Iceland eco-policy praised as palm oil fight hits high street
A Catholic eco-theologian has praised British supermarket chain Iceland after it pledged to stop using palm oil as an ingredient in its own brand food by the end of 2018, warning that it drives the destruction of rainforests.
The company said it is taking the product out of 130 food lines, which will reduce demand by more than 500 tonnes per year. Palm oil is already replaced with alternatives such as sunflower oil in half of them.
Dr Edward Echlin, an eco-theologian and Honorary Fellow at Leeds Trinity University, welcomed the move and noted that society is grateful to companies like Iceland for reducing food damage while improving quality and availability for caring consumers.
“Iceland’s elimination of palm oil is admirable as its current use is devastating rainforests,” Dr Echlin told The Universe.
“According to the World Wildlife Fund, an area the equivalent size of 300 football fields of rainforest is cleared each hour to make way for palm oil production.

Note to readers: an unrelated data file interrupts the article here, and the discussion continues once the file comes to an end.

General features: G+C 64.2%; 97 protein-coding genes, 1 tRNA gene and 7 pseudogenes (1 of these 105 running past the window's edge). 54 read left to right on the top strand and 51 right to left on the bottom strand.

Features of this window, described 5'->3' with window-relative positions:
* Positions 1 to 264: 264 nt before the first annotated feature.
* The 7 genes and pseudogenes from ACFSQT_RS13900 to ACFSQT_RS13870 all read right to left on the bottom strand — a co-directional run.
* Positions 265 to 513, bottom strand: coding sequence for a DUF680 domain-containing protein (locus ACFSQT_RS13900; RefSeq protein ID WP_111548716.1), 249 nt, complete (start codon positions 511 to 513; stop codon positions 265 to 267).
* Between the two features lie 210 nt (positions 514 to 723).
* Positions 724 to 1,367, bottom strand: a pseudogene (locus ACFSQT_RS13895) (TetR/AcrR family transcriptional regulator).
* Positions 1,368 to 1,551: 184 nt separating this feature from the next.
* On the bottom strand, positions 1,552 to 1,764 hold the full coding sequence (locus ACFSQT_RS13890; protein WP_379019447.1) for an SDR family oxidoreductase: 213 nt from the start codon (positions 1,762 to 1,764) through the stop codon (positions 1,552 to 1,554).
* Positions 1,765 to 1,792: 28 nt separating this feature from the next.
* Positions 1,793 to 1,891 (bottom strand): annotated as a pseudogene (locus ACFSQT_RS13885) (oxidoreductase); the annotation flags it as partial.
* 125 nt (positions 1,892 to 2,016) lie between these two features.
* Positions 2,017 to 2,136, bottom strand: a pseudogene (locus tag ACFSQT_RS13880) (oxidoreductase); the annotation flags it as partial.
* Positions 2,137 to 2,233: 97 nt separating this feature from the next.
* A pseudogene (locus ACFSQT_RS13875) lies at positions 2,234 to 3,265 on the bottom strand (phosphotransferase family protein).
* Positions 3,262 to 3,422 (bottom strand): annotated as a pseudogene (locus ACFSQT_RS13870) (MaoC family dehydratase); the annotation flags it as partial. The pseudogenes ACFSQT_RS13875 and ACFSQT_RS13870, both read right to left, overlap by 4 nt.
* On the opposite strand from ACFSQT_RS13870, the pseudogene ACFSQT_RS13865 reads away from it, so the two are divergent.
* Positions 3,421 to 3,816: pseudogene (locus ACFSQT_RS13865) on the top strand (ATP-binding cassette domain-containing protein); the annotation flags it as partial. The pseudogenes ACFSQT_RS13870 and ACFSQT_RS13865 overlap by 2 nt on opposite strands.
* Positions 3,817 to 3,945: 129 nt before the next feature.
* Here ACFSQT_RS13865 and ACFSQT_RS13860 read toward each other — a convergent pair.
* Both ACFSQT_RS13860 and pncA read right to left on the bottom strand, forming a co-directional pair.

“They say this large-scale deforestation is pushing many species to extinction, and findings show that if nothing changes species like the orangutan could become extinct in the wild within the next five to 10 years, and Sumatran tigers in less than three years,” he warned.
Growing demand for palm oil for use in food, toiletries and biofuel has helped fuel widespread deforestation in south-east Asia, prompting industry efforts to promote “sustainable” palm oil which is not environmentally damaging.
But Iceland managing director Richard Walker said the company did not believe there was verifiably sustainable palm oil on the mass market and so was removing it all together.
Read more on this story in this week’s Universe.
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Picture: Iceland store in Cheadle village. (Nick Benson).Tags: Dr Echlin, Dr Edward Echlin, eco-policy, eco-theologian, food, Iceland, Leeds Trinity University, palm oil